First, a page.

1. Empower the community by reclaiming the space of our mosques as platforms for public communal dialogue on the public affairs of Muslims in America and beyond.
  2. Create an informed and politically aware Muslim community. This awareness necessitates that we ground our political thoughts, actions, and visions on an Islamic basis and embrace global perspectives and horizons.
  3. Expose, critique, and abstain from secularization initiatives that subvert Muslims to ill-defined security and anti-terror narratives.

In proposing these policies, we seek to provide the community with alternative strategies in countering the assault on the Muslim mind and to move beyond reactionary and self-subverting tactics of secularization towards the realization of new courses of action. We aim to create a dialogue within the Muslim community, to suggest critical policies for the community leaders, and to engage and incorporate the youth in building awareness and articulating a collective and Islamic course of action.

Origins of the Assault

Dominant narratives that analyze the State’s engagement in ‘religion-building’ claim that such engagement contradicts secularism’s golden-rule: neutrality. According to this narrative, these incursions into the religious space are deviations from the principles of the secular state. In other words, the problem is not with secularism, but rather with a misapplication of secularism in practice. The solution is thus more secularism, not less. The problem with this narrative is that it remains committed to the myth that the secular state is neutral and non-ideological.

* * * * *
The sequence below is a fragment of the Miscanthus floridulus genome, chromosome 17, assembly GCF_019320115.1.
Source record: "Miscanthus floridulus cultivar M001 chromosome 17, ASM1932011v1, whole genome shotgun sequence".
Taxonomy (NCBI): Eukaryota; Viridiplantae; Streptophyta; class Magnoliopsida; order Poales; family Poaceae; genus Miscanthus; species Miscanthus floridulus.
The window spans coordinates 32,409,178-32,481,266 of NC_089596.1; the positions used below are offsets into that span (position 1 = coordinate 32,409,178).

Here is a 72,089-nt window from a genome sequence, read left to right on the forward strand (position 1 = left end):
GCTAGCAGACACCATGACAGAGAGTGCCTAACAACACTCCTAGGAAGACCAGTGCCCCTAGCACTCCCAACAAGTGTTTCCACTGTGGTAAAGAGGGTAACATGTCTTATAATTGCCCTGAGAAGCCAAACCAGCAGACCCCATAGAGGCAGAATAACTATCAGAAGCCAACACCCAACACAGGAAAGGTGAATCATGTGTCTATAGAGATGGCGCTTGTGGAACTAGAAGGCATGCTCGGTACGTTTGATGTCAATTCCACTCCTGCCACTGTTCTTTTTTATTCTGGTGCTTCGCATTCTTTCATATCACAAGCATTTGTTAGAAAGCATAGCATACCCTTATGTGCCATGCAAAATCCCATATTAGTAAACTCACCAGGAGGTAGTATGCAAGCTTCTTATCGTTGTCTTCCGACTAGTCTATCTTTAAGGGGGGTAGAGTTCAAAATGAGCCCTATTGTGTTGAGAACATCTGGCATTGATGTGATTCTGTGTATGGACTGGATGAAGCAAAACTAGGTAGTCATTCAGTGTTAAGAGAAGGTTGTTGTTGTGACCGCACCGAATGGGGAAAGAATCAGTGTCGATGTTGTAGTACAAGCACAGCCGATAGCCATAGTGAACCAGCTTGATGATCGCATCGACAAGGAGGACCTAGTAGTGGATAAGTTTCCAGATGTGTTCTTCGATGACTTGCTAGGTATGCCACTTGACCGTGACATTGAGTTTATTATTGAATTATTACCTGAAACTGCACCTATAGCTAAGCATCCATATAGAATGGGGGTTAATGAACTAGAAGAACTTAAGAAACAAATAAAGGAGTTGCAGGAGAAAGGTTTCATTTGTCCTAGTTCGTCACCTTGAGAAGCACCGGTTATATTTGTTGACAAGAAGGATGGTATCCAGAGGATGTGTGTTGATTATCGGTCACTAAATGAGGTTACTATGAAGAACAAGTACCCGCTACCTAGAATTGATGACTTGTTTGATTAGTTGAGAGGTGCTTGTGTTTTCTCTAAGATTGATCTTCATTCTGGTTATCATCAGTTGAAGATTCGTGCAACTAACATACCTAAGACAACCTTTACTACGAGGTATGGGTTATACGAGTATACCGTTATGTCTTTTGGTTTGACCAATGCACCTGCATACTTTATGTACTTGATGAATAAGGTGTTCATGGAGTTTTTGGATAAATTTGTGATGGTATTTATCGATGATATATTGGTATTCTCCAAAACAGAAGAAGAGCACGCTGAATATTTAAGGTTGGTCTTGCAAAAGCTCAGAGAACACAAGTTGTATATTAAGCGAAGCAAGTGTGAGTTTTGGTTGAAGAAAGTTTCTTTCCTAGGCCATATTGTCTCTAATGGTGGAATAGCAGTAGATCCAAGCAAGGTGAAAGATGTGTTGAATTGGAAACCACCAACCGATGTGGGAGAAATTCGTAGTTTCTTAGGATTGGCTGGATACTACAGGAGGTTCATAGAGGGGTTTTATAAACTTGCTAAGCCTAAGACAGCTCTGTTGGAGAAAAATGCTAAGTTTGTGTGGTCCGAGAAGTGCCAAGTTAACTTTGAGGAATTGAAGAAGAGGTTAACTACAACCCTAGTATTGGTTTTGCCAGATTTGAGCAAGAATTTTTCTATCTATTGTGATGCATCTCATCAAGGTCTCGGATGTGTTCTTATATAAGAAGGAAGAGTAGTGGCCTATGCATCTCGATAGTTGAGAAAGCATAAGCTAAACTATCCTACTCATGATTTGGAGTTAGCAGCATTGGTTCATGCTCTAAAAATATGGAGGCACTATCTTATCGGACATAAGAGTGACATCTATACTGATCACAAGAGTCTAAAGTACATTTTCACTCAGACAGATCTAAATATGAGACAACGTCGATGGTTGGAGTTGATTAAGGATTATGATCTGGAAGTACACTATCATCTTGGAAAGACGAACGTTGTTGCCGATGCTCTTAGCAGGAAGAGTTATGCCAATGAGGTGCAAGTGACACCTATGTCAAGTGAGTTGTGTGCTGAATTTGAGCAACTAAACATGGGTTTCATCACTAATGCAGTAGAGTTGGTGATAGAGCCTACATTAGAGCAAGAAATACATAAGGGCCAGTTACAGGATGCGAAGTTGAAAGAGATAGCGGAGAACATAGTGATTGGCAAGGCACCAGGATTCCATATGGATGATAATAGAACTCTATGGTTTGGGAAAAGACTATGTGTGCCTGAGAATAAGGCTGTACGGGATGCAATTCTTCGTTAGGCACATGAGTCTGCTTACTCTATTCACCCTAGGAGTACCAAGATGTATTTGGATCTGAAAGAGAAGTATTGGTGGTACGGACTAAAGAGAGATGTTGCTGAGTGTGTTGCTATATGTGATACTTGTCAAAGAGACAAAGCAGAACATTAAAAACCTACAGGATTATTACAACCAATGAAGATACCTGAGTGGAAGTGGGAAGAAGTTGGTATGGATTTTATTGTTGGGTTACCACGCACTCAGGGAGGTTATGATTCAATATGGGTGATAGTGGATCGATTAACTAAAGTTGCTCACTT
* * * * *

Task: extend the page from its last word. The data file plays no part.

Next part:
Secularism, however, is not neutral. In both theory and practice, secularism is just one of many ideologies competing to dominate the public mind. The only difference is that the secular state’s pursuit of power is masqueraded under the veneer of tolerance or in American parlance, the giant melting pot. As an ideology, the secular state is committed to its own worldview, values, and vision for society.

As such, the state must then engage in secularization, indoctrination of its citizens, and the need to transform religions to render them compatible with secular doctrine. Religion-building is evident in three functions of the State:

  1. Its self-determined ability to define what constitutes a religion
  2. Which beliefs and actions are deemed religious or alternatively secular
  3. Which of those religious beliefs and actions are acceptable to and tolerated by the State

An example of how the State intervenes in managing religions is apparent in the passage of the International Religious Freedom Act (IRFA) by the United States Congress that